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Applying to College in the US

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A guide for our high school students interested in applying to U.S. colleges and universities.

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Applying to College in the US

  1. 1. Tips for Applying to College in The United States
  2. 2. A Note from the Editor The following slideshow is intended to help applicants and parents better navigate the college application process. It is intended as a rough guide and not as a comprehensive source. Please check the websites provided under “Additional Resources” (amongst others) for more accurate, up-to-date, and in-depth information. Best of luck in the application process! Heidi E. Sahmel CCuracao AAmerican PPreparatory SSchool
  3. 3. Table of Contents (1 of 4) Slide Title 7 Different Educational Options 8 Different Educational Options: Pros and Cons – Technical School 9 Different Educational Options: Pros and Cons – Community College 10 Different Educational Options: Pros and Cons – University/College 11-12 College vs. University 13 Public vs. Private Universities – Public Universities 14 Public vs. Private Universities – Private Universities 15 The Application Process: The Common Application
  4. 4. Table of Contents (2 of 4) Slide Title 16 The Application Process: Required Exams 17 The Application Process: Required Exams – SAT 18 The Application Process: Required Exams – ACT 19 The Application Process: Required Exams – TOEFL 20 The Application Process: Authenticated Transcripts 21 The Application Process: Letters of Recommendation 22 The Application Process: Essays 23 Application Deadlines: Early Decision
  5. 5. Table of Contents (3 of 4) Slide Title 24 Application Deadlines: Early Action 25 Application Deadlines: Regular Admissions 26 Application Deadlines: Rolling Admissions 27 Application Deadlines: Possible Outcomes 28 Financial Aid: Scholarships vs. Loans 29-30 Financial Aid: Resources 31 Financial Aid: Other Financial Obligations 32 Visa Requirements: General Information
  6. 6. Table of Contents (4 of 4) Slide Title 33 Visa Requirements: Types of Visas 34 Visa Requirements: Visas for Studying in the U.S.A. 35-36 Visa Requirements: Visa Application Process 37 Visa Requirements: Required Documents 38 Visa Requirements: DS-160 Form 39-41 Additional Resources
  7. 7. Different Educational Options High School Technical School 2-Year Community College 4-Year College or University Specific Profession Profession requiring an Associate’s Degree Profession requiring Bachelor’s Degree Graduate program such as Medical School, Law School, Business School, etc.
  8. 8. Different Educational Options: Pros and Cons – Technical School  Pros: Technical schools save students time and money if they are certain they want to pursue a career in a technical profession (i.e. electrician, engineer, mechanic, computer programmer, etc.)  Cons: Students do not receive a well-rounded education at a technical school because they only take courses related to their chosen career.
  9. 9. Different Educational Options: Pros and Cons – Community College  Pros: Community colleges offer students 2-year programs. Community colleges are much cheaper than traditional universities or colleges, so students can save money by attending a community college for the first two years of their undergraduate studies. Students not interested in continuing their education will graduate from community college with an Associate’s Degree.  Cons: Community colleges are geared towards students who are from the area and so housing arrangements are not provided. Additionally, while community college can make it easier for a student to transfer into a traditional university, community colleges themselves do not carry prestigious reputations.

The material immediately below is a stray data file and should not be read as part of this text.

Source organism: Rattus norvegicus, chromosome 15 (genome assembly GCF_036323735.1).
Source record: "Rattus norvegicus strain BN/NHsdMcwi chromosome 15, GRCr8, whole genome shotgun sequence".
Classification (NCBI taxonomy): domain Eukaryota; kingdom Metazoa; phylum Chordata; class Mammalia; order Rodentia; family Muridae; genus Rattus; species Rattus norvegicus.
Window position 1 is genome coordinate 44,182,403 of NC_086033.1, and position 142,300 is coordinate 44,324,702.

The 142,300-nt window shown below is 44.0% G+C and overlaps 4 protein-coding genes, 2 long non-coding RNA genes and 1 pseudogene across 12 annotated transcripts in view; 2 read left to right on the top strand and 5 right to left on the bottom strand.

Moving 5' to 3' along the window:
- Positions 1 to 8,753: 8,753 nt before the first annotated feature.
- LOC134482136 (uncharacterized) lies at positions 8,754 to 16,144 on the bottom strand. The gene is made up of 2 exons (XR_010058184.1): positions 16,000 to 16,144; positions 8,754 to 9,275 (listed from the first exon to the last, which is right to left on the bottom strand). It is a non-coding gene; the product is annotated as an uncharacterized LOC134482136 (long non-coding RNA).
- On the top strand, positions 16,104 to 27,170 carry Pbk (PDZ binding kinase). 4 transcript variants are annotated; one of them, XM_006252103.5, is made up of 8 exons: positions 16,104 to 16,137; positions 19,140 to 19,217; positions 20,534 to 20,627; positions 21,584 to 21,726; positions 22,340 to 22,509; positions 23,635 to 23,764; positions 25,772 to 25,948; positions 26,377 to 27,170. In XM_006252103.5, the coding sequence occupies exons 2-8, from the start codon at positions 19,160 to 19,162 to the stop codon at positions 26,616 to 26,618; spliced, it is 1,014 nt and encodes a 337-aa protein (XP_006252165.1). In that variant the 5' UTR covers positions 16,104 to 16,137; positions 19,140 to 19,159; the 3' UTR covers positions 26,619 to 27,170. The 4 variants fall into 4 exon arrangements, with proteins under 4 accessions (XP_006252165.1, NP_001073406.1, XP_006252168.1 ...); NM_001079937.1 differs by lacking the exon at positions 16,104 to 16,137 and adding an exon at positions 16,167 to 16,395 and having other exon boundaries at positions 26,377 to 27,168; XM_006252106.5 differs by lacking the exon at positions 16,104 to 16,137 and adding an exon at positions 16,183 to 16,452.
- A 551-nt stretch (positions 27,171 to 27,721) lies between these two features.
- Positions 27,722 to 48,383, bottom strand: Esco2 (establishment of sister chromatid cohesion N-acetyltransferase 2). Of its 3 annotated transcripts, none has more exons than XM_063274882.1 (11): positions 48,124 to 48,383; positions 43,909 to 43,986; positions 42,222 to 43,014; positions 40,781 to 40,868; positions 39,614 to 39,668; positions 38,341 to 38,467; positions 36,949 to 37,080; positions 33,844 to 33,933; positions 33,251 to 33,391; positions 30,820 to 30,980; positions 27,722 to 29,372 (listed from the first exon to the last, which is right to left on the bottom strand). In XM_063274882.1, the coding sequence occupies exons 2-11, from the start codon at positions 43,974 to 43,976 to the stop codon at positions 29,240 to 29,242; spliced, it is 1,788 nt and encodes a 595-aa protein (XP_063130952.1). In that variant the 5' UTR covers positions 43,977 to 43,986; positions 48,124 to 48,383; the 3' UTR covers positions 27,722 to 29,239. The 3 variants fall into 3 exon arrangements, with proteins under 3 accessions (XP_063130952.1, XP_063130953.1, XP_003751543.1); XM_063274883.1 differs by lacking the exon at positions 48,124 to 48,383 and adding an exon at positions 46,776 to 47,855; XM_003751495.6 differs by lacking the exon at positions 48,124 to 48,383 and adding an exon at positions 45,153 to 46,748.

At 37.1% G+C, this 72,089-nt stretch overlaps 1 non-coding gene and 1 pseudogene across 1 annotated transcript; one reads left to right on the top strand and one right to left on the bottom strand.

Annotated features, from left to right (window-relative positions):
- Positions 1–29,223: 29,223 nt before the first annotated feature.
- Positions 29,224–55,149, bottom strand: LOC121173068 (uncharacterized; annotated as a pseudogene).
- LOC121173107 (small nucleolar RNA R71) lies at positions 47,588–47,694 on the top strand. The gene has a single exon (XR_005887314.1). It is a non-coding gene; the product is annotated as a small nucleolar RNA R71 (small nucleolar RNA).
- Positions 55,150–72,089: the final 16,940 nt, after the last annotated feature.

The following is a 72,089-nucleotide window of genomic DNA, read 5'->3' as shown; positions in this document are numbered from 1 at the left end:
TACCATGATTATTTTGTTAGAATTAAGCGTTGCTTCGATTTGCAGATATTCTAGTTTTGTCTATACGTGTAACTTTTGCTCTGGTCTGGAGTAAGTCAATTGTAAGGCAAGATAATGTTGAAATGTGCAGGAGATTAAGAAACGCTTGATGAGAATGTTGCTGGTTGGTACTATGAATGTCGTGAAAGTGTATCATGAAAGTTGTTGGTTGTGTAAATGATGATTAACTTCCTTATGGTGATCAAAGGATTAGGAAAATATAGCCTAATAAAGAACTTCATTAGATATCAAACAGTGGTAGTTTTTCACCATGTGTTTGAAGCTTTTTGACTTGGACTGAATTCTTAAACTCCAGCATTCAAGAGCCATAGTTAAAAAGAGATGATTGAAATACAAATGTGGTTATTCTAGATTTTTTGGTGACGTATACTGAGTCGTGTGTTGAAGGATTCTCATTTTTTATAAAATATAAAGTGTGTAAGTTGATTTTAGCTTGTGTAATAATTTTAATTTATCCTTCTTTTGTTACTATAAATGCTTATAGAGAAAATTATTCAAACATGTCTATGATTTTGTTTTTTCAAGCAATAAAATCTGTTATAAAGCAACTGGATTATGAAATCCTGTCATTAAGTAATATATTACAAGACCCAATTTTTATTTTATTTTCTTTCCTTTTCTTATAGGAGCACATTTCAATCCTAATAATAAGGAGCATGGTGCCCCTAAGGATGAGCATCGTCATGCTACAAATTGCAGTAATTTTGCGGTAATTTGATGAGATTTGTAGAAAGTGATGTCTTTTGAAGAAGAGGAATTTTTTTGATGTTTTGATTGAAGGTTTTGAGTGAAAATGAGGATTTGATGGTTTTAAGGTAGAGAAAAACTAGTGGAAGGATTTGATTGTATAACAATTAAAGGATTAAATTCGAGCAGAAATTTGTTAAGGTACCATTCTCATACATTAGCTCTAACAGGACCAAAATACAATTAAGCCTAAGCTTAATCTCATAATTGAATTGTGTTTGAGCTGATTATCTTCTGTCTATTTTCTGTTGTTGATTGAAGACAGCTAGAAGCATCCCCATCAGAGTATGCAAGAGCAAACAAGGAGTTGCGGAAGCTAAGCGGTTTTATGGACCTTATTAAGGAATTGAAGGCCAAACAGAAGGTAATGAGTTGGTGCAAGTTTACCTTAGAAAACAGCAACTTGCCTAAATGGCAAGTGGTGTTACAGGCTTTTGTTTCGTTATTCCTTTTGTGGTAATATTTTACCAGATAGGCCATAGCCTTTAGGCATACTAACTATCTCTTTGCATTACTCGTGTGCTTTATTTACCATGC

10. 10. Different Educational Options: Pros and Cons – University/College  Pros: Traditional universities and colleges provide students with a 4-year program, at the end of which they receive either a Bachelor’s of Arts or a Bachelor’s of Science (for science majors) degree. These students also have the typical “college experience” because they can live in dorms on campus.  Cons: Universities and colleges generally have very high tuitions, which can be cost prohibitive for some.
  11. 11. College vs. University (1 of 2)  Colleges are schools that offer a group of majors in a certain field, whereas universities are a group of colleges. This means that if you attend a university, you will be graduating from a college within that university (for example, University of Maryland’s College of Sciences).  Consequently, universities are larger, usually more well- known, and offer students more options, but colleges can provide students with a more intimate educational atmosphere.
  12. 12. College vs. University (2 of 2)  Despite these technical differences, the terms “college” and “university” are used interchangeably in the United States. Therefore, this slideshow may use one term instead of the other, but the information applies to both.*  * Please note that “college” does not mean “community college” unless specifically stated
  13. 13. Public vs. Private Universities: Public Universities  Public universities are run by the state, which is where they receive the majority of their funding. This translates into substantially lower tuitions for students. Additionally, students from the state where the school is located receive an even cheaper (“in-state”) tuition.  Public universities are generally larger than private universities and therefore can offer students more varied opportunities in terms of extracurricular activities and majors.  Even though public universities tend to have more diverse student bodies than private schools, many public schools attract the majority of their students from the surrounding state(s).
  14. 14. Public vs. Private Universities: Private Universities  Unlike public universities, private universities do not receive state funding and therefore their tuitions are substantially higher.  Because of their smaller overall size, private universities can offer students smaller class sizes and more individualized attention from professors.  Some of the most prestigious universities in the U.S. are private (i.e. Harvard and Yale), but private universities are not necessarily better than public universities.